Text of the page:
Lehmann expects Ashes heroes to be back for 2019 defence

National coach Darren Lehmann is confident the core of the Australian team that regained the Ashes urn will still be around in 2019 when they aim to retain it in England.

Captain Steve Smith has already spoken to selectors about the next series where his men will be aiming to become the first Australian side in 18 years to win the Ashes on foreign soil.

Australia’s crushing victory in Perth means that eight of the past nine Ashes battles have been won by the home nation, a trend also seen on the broader international stage.

Despite the ease with which Australia defeated Joe Root’s side, history suggests the job will be much more difficult next time. Michael Clarke’s Australians destroyed England four years ago, only to hand the urn back just over 18 months later when senior players Shane Watson, Brad Haddin, Ryan Harris and the captain himself found it a bridge too far to cross.

Former England captain Michael Vaughan is among those who believe Smith’s team is more accomplished than Clarke’s and will get the job done in England.

The difference this time is the key men, such as Smith and the star pace trio of Josh Hazlewood, Pat Cummins and Mitchell Starc, will still be in the prime of their careers, while David Warner and Nathan Lyon – at 32 – should still have plenty to offer.

England, however, have doubts over the futures of veterans Alastair Cook and Stuart Broad, who have struggled this series, while James Anderson will be 37 by the end of the next Ashes.

“They’re young enough to play for a few years together and that was the key 12 months ago, even though we’ve changed some of those younger players,” Lehmann said of his team.

“This group can hang together for the next 12 to 18 months and we’ve got to always evolve and get better at how we play and who we select and see where we go.”

Gaining experience in English conditions was seen as pivotal for future campaigns after the failure of 2015 in which Australia’s batsmen were unable to handle the swinging Dukes ball.

In a bid to have players better prepared for 2019, Cricket Australia introduced the Dukes ball for the second half of last summer’s Sheffield Shield and will do so again this summer when the competition resumes after the Big Bash.

Test newcomer Cameron Bancroft is believed to be close to finalising a deal to return to county cricket next year, veteran Shaun Marsh has penned a two-year deal to play with Glamorgan in 2018-19 while brother Mitchell has sacrificed a massive pay day in the Indian Premier League to play with Surrey.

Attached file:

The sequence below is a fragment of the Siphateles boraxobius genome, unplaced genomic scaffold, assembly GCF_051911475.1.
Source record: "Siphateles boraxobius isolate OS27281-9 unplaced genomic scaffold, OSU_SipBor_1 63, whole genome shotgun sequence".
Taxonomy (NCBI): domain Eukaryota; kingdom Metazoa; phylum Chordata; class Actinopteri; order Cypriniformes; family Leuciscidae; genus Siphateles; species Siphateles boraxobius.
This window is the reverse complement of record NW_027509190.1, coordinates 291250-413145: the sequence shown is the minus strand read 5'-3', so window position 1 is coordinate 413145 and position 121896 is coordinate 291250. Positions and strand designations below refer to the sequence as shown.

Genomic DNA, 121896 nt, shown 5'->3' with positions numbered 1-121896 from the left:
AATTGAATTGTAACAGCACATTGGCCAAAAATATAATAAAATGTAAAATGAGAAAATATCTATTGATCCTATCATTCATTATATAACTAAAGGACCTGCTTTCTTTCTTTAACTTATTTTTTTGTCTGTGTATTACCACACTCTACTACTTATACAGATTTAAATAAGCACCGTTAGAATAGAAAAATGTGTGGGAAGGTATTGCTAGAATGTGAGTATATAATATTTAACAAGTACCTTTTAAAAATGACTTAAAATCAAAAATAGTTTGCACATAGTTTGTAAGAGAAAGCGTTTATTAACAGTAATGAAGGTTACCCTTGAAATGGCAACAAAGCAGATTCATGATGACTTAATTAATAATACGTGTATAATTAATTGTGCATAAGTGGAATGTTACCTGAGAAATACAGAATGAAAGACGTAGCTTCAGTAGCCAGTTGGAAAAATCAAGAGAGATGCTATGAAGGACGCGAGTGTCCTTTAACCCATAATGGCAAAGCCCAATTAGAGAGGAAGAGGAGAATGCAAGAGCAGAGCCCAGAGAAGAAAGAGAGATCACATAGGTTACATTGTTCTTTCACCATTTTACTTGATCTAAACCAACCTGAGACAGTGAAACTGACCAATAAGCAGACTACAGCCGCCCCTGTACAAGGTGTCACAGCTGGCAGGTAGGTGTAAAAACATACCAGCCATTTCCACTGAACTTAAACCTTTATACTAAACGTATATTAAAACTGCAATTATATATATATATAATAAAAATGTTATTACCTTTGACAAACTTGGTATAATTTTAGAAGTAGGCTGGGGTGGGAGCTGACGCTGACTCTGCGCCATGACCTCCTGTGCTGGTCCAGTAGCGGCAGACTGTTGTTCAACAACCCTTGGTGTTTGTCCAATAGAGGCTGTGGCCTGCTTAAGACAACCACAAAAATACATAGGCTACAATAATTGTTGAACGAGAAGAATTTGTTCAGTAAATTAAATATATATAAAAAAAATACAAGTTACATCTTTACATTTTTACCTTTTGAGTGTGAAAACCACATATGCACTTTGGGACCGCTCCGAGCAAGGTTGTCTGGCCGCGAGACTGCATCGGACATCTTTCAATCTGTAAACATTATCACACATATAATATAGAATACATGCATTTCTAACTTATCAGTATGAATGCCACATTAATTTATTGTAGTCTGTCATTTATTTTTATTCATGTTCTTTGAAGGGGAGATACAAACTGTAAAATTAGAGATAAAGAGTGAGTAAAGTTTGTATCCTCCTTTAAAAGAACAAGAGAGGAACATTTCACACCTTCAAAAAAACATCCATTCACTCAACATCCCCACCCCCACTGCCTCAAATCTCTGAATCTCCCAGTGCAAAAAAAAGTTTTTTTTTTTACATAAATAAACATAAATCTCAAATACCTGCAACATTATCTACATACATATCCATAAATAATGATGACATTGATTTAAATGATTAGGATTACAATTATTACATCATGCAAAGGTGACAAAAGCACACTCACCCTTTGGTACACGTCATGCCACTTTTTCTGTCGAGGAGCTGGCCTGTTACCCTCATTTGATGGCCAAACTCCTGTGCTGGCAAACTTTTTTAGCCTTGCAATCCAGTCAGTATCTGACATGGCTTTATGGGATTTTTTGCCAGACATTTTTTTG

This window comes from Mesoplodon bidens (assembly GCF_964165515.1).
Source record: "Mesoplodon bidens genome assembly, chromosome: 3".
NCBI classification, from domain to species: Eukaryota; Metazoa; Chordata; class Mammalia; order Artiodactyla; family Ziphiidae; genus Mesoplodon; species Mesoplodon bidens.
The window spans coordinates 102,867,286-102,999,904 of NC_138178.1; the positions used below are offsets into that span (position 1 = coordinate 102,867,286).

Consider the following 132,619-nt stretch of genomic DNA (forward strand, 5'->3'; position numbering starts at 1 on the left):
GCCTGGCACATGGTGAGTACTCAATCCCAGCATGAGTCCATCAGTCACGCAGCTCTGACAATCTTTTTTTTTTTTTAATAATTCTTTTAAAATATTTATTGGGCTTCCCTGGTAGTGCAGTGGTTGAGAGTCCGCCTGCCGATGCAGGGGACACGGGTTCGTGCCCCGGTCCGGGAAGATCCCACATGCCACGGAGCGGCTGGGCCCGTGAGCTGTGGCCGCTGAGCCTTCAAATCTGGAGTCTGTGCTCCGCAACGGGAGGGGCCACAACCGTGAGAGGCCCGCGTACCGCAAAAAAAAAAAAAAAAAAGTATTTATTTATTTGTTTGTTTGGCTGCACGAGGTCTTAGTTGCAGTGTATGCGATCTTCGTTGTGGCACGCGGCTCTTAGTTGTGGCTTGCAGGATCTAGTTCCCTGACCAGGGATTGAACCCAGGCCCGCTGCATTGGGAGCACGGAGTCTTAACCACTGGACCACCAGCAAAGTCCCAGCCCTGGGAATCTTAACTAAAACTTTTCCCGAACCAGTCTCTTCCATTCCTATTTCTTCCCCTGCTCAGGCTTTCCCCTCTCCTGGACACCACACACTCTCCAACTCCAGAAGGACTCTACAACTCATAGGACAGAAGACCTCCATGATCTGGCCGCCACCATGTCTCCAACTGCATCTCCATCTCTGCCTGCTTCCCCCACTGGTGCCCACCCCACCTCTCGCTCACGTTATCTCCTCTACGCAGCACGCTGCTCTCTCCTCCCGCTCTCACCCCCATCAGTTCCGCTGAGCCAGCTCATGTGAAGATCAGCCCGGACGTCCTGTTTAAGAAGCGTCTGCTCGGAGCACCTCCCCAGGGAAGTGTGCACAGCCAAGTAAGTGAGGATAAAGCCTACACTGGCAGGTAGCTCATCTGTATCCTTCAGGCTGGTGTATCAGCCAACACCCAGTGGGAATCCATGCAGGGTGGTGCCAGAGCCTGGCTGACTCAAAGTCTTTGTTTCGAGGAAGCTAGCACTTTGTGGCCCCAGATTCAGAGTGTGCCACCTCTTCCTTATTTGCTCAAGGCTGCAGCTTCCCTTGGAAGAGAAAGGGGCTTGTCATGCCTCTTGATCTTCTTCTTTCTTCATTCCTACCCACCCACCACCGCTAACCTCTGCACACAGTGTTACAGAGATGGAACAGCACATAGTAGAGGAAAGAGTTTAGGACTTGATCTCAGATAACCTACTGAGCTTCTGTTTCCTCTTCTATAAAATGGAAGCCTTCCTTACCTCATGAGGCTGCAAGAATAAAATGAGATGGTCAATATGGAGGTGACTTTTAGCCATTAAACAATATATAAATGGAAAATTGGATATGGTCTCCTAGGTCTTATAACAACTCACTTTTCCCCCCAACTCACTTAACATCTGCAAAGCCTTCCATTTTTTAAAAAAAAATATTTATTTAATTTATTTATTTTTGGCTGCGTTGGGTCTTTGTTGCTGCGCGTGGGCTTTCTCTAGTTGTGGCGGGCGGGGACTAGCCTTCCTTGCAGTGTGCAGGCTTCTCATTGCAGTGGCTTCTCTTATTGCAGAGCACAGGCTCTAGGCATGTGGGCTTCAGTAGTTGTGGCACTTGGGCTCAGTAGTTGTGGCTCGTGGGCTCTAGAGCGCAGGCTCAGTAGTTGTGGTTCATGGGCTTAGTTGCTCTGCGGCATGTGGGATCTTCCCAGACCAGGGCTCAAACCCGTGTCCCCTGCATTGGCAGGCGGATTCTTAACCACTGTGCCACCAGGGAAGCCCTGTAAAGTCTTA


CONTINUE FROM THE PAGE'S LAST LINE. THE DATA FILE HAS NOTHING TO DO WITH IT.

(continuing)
Their participation in the Old Enemy’s domestic first-class competition will rile England management, who seldom have their players lining up in the shield.

The younger Marsh, a controversial replacement for Peter Handscomb in Perth, made a stunning return to the Test side, silencing critics with a career-best 181. Lehmann, however, wants Marsh to do more with the ball and asked him to reproduce the goods with the bat in Melbourne.

“The challenge for him is to back that up again to be perfectly honest. One innings doesn’t make a cricket career. For him, he’s got to back that up next game and do the right thing and continue to make runs,” Lehmann said.

“I thought his bowling was a little bit disappointing, which he spoke about with me the other day. He’s got to get his bowling right, his fielding right and his batting and if it all comes together that’s fantastic.

“Mitchell went back to refine his game a little bit, worked with some different people, and just looked like he enjoyed himself out there and that’s the key to those sorts of guys, those all-rounders.

“You have all-rounders in any team if you can. That was obviously really hard on Pete missing out in this game, but the way Mitchell played was exceptional and really drove us to that total.”

Marsh’s outstanding performance in Perth continued a hot run for selectors, whose bold calls in picking Shaun Marsh, Tim Paine and Bancroft have proven on the money.

“It’s a tough, thankless job, it’s just pleasing those guys get the credit where it’s due to be perfectly honest,” Lehmann said.

“We were just going with gut feel to be perfectly honest and really pleased for the players that they turned up and played really well. I was impressed with each one of those selections and the way they turned up in the series so far.”

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